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JSX

Note: this document is written intentionally close to ReactJS/JSX introduction.

Introducing SciterJS::JSX

Consider this variable declaration:

const velement = <h1 id="hw">Hello, world!</h1>;

It is called JSX, and it is an integral part of SciterJS syntax - parsing of such JSX literals does not require invocation of any preprocessor as in JS for browsers.

That above is neither a string nor HTML but is a "tuple" declaration:

const velement = JSX("h1", { id:"hw"}, ["Hello, world!"]);

Technically JSX is not strictly required - we can use such tuple literals directly using JSX() function calls. It is just that such HTML-ish syntax is more familiar.

Expressions in JSX

Here we declare a variable name and use it in tuple construction:

const name = "Alice";
const velement = <h1>Hello, {name}</h1>;

That above can be written exactly as this:

const velement = JSX("h1", {}, ["Hello, ",name]);

And you can put any valid JS expression inside those curly braces:

const velement = <div>1 + 1 is { 1 + 1 }</div>;

JSX is an expression too

As JSX literal is actually a tuple literal then we can use it in our code as any other literals:

function getGreeting(user) {
if (user)
return <h1>Hello, {formatName(user)}!</h1>;
else
return <h1>Hello, Stranger.</h1>;
}

The above function returns one of two tuples defined there.

Specifying Attributes in JSX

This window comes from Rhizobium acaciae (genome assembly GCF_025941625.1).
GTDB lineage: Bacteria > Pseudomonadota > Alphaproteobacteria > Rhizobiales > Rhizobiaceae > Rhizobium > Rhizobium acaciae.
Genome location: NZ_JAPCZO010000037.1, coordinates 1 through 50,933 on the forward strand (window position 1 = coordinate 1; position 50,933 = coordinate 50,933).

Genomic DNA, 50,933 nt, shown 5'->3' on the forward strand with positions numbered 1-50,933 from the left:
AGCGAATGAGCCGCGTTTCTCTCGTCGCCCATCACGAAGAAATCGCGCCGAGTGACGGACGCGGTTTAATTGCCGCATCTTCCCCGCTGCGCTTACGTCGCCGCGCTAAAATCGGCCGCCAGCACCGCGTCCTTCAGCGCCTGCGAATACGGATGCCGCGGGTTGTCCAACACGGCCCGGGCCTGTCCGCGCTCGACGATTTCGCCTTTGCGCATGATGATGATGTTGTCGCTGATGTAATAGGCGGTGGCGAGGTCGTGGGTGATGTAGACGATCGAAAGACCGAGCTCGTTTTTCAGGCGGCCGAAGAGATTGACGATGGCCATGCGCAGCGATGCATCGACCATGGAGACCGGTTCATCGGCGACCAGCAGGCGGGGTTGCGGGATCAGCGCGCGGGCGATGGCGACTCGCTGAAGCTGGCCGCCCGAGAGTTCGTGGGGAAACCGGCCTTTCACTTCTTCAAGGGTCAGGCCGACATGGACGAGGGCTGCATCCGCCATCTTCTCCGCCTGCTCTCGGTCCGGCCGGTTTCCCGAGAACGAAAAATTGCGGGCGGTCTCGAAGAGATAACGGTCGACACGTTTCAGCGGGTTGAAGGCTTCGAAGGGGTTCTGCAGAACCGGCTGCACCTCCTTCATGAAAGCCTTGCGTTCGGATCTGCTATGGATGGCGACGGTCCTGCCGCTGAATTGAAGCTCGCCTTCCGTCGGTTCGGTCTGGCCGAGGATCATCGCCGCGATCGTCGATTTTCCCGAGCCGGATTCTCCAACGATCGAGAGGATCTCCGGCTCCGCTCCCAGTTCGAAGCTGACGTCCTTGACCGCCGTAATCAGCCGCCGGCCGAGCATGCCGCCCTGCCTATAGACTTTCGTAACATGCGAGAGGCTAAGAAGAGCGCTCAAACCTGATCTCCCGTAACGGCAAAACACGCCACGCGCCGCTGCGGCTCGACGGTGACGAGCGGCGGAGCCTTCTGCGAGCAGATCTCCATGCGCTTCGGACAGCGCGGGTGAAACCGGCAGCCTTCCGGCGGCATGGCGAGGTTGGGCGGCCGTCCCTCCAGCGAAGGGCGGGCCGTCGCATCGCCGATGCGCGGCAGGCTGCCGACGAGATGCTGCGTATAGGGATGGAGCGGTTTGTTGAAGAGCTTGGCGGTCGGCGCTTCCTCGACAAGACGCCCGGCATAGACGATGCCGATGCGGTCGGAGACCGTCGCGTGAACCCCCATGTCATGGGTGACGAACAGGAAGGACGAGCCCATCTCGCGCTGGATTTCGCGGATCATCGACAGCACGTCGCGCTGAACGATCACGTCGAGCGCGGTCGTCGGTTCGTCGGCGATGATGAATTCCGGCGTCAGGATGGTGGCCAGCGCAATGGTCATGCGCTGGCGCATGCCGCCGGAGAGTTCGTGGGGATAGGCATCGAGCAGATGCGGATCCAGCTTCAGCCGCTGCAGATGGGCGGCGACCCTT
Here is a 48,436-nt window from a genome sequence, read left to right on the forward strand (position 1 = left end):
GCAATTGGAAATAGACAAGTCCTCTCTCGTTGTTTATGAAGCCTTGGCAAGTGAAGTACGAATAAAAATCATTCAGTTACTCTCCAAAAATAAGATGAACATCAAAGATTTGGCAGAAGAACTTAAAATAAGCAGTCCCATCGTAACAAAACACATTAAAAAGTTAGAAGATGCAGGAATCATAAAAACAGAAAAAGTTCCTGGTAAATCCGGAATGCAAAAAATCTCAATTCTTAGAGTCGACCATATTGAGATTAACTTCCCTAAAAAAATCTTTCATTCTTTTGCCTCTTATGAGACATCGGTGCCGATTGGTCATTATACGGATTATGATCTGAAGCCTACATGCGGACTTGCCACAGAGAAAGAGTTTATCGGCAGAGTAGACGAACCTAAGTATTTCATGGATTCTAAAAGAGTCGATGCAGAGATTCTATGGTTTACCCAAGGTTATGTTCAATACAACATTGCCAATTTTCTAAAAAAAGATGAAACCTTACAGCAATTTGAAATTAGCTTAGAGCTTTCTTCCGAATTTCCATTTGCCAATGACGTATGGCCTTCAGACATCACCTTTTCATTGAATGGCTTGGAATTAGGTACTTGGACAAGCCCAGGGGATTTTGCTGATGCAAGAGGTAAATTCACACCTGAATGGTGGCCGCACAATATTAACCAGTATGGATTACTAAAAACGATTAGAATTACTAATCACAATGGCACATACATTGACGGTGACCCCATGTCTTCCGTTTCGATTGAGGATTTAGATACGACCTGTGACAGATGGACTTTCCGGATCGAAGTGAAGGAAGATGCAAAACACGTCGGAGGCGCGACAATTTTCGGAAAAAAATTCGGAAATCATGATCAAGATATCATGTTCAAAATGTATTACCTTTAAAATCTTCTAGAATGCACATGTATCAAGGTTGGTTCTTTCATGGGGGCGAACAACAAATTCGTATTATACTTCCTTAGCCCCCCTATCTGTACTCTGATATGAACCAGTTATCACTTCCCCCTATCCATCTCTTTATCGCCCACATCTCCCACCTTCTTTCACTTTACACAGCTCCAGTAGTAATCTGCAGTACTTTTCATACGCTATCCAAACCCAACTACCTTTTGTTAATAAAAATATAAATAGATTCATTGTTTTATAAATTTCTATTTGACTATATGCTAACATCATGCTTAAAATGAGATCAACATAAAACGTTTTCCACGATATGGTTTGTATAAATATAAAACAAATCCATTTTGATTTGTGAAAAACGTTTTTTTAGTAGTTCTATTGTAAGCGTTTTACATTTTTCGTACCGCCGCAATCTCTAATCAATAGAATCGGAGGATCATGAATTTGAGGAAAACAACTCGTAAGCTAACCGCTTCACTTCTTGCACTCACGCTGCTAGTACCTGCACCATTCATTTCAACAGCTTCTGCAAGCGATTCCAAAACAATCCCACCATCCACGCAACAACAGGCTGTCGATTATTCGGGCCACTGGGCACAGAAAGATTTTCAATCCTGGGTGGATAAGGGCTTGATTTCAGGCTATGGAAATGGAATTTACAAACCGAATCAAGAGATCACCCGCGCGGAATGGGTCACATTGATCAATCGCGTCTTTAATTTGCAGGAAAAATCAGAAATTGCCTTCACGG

You may use quotes to specify string literals as attributes:

const velement = <div tabindex="0"></div>;

You may also provide value of attribute from a variable or expression:

const velement = <img src={user.avatarUrl}></img>;

Note: you should either use quotes (for string values) or curly braces (for expressions), but not both in the same attribute.

Specifying children with JSX

If tag is empty then you may close it immediately with /> :

const velement = <img src={user.avatarUrl} />;

Note: JSX does not support "tail-less" HTML tags like: <img>, <input> or <br>. These one must be explicitly closed: <img />, <input /> or <br />.

Yet JSX may contain children:

const velement = 
<div>
<h1>Hello!</h1>
<h2>Good to see you here.</h2>
</div>;

Specifying runtime states with JSX

Along with attributes you may want to define runtime states of elements:

const velement = 
<li state-expanded={ isOpen(item) } >
<caption>Hello!</caption>
<div></div>
</div>;

States here correspond to so called pseudo-classes in CSS::active, :hover, :checked and so on.

Specifying runtime value of input elements

To specify current runtime value of <input> elements use state-value runtime state attribute - it reflects current value of the input at runtime:

<input|text(firstname) state-value="John" />

Note that just value attribute: <input|text(firstname) value="Initial value" /> specifies initial value that is set once upon creation of the element.

Specifying literal HTML content

In some cases you may need to set HTML content of an element from a string. In order to do that use state-html attribute in JSX:

const htmlContent = "<b>some</b> literal <i>HTML</i>";
<div state-html={htmlContent} />

That above will generate

<div>
<b>some</b> literal <i>HTML</i>
</div>

Sciter's HTML parsing flavor support in JSX

JSX follows HTML parsing shortcut rules used in SciterJS and so:

  • <input(firstName) /> is an equivalent of name attribute declaration: <input name="firstName" />
  • <input|text /> is an equivalent of type attribute declaration: <input type="text" />
  • <input.search /> is an equivalent of class attribute declaration: <input class="search" />
  • <input#lookup /> is an equivalent of id attribute declaration: <input id="lookup" />

Using compound component names in JSX

If components in an application are organized in namespaces/modules like App.ComponentA then to use such fully qualified name use - instead of . as name separators:

<App-ComponentA>
... content ...
</App-ComponentA>

JSX is a function